Take a ride on the MLB/Minors roller coaster

June 19th, 2024

This story was excerpted from Mark Sheldon’s Reds Beat newsletter. To read the full newsletter, click here. And subscribe to get it regularly in your inbox.

When there's a transaction in Major League Baseball, it can look like one of the coldest lines on a screen or newspaper.

"Player X optioned to Triple A …"

For some fans, it could be a passing line, often given little thought. For others, especially on social media, it might garner a snicker, a mild celebration for the departure of an underperforming player or just the thought of "Who's coming up?"

While these moves are part of the business of professional sports, they happen to real human beings with families. Players must figure out living arrangements, making sure spouses -- and perhaps kids -- are able to join them.

Reds manager David Bell has been on both sides of these moves. As a player, his first three seasons of a 12-year big league career from 1995-2006 saw him go back and forth between the Majors and Minors a few times. As a manager, he's delivered bad news to the player.

"I do understand for sure," Bell said. "I don't know if it helps them. I don't like doing it. I know how they feel. But I'm also encouraging and make sure they handle it the right way. If handled properly, you're going to be better when you get back here."

Starting pitcher has been on the "I-71" shuttle between the Reds and Triple-A Louisville for two seasons now. Spiers had three big league stints in 2023 and is already on his third stint this season. At Louisville, he shares a two-bedroom apartment with pitcher Evan Kravetz. Spiers' wife, Anna, is also frequently with him at both levels.

For Spiers, being sent down twice this year was not about performance. With a 3.20 ERA in six games, including his start vs. the Pirates on Monday, it was because Cincinnati needed a fresh arm for the bullpen after Spiers worked long relief.

"If you can have a good attitude about it, you're going to be better when you get back. I've seen that with Carson," Bell said. "Every time you're sent down, it can shake you a little bit. You have to be able to keep it in perspective and keep going."

I recently spoke with Spiers about how he's handled going back and forth. Some of his responses were edited for length and clarity.

MLB.com: What's it like to go from being in the big leagues to Triple-A?

Spiers: I will say the easier part of it is coming up with the Reds organization, you have your teammates and friends who are still in Louisville. So after you get done dealing with [president of baseball operations] Nick [Krall] and David and all that, you understand you're still going back to where your friends are.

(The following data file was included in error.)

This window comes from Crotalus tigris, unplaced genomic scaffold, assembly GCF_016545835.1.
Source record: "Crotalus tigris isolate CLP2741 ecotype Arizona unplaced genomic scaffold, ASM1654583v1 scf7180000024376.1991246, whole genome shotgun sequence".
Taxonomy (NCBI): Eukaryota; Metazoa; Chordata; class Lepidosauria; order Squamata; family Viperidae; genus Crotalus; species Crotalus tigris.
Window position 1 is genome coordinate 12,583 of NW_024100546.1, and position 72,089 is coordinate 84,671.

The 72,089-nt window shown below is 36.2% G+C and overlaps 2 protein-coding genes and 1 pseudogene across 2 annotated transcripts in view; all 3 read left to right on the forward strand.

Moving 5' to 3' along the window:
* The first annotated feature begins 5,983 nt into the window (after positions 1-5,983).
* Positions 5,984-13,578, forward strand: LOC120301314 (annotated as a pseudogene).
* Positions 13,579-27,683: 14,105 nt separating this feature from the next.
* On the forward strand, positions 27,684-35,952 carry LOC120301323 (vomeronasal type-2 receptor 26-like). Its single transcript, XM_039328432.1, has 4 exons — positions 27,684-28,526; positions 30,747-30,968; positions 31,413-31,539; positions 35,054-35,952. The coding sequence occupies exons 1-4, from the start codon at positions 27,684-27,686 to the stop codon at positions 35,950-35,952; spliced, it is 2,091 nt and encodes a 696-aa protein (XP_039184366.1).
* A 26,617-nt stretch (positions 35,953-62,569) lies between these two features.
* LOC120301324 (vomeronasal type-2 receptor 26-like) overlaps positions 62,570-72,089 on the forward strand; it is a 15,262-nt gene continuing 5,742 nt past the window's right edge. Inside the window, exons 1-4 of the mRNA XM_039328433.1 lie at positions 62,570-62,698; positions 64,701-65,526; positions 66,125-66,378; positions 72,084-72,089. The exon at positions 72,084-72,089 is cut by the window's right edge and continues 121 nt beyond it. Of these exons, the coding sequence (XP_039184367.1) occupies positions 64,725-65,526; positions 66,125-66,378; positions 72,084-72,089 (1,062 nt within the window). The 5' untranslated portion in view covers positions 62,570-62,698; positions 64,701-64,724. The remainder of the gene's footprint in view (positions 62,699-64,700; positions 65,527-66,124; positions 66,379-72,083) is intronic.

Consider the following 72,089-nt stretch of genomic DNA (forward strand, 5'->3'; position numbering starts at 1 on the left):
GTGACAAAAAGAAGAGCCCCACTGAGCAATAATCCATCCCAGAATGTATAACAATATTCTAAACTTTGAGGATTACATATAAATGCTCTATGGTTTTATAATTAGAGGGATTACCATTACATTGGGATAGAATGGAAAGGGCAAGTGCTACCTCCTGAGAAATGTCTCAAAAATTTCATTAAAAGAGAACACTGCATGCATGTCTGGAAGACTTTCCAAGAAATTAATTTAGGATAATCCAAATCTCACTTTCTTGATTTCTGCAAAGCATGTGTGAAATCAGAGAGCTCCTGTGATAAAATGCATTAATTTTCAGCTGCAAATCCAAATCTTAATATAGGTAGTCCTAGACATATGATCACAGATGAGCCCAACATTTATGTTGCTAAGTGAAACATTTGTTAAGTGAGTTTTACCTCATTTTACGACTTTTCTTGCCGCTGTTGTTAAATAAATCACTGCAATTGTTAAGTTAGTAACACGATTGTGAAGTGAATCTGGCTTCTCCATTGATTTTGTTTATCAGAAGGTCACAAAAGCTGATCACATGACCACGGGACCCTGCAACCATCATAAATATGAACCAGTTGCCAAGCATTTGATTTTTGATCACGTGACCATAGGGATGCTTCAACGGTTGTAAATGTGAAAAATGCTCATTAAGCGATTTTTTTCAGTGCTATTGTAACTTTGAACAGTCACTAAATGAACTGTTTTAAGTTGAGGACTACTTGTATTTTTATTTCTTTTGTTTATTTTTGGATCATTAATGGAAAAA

MLB.com: You kept your apartment in Louisville while in the big leagues?

Spiers: That's right. The Minor League Baseball Players [union] is awesome with how it's set up. The Reds cover all of our apartments down there unless you're making a certain amount of money down there, and it's a little bit different. My apartment, if I ever get sent back down, will be there for me.

MLB.com: What about all of your stuff?

Spiers: We have a ton of stuff. I have a truck, and my truck bed has a cover on it and I can't tell you how much stuff is in there. Being able to have the apartment makes it a little different.

MLB.com: What does your wife do when you go back and forth?

Spiers: Anytime we're up here, she travels with me. She wants to take it all in with me. When I'm in Louisville and the Minor League schedule is a six-game series each week, if we go somewhere that is out of driving range, she will just fly home [to Greenville, S.C.] for the week. She works in the real estate world, so it's good for her to go home. She's her own boss. She can do some showings. But she likes traveling. There's no kids, no dogs. It's just us two. We're young and we want to experience this together.

MLB.com: Where do you stay in Cincinnati?

Spiers: I've been staying in the team hotel the whole time. Every transaction, the Reds are required to pay for seven nights for a player.

MLB.com: What was the difference between being told you're being sent down the first time compared to fourth or fifth time?

Spiers: The first time you get called up, you're just riding the high of being in the big leagues. I truly am thankful every time. Then you get sent down and now you know kind of what it is. I know what the locker-room vibes are like and that kind of stuff. It's not the end of the world when you get sent down. You know you're still one of the guys. It's just how the business is and what the 26-man roster [limit] is. It's not like they're demoting me because they don't value me or don't care about who I am as a pitcher.

MLB.com: Any other differences?

Spiers: Getting my feet wet up here last year has given me more confidence up here. There's camaraderie in the locker room. The daily schedule and all that comfort stuff allows you truly to just go out on the field and do your job. That first time -- the last month of September up here -- it was going just so quick. You're meeting guys. You don't know everybody. I wasn't in big league camp last year at all, so I didn't know anybody other than Andrew Abbott, Elly De La Cruz or guys I played in the Minor Leagues with. The bullpen, especially, I didn't know a single guy when I was called up. It's more comfortable this year.

MLB.com: What would it mean to finally stick up here and not go back?

Spiers: That's why I've worked my butt off for 26 years. I know personally that I am good enough to stick. I know I am good enough to get guys out at this level. It would be rewarding knowing that all the work I've put in shows now.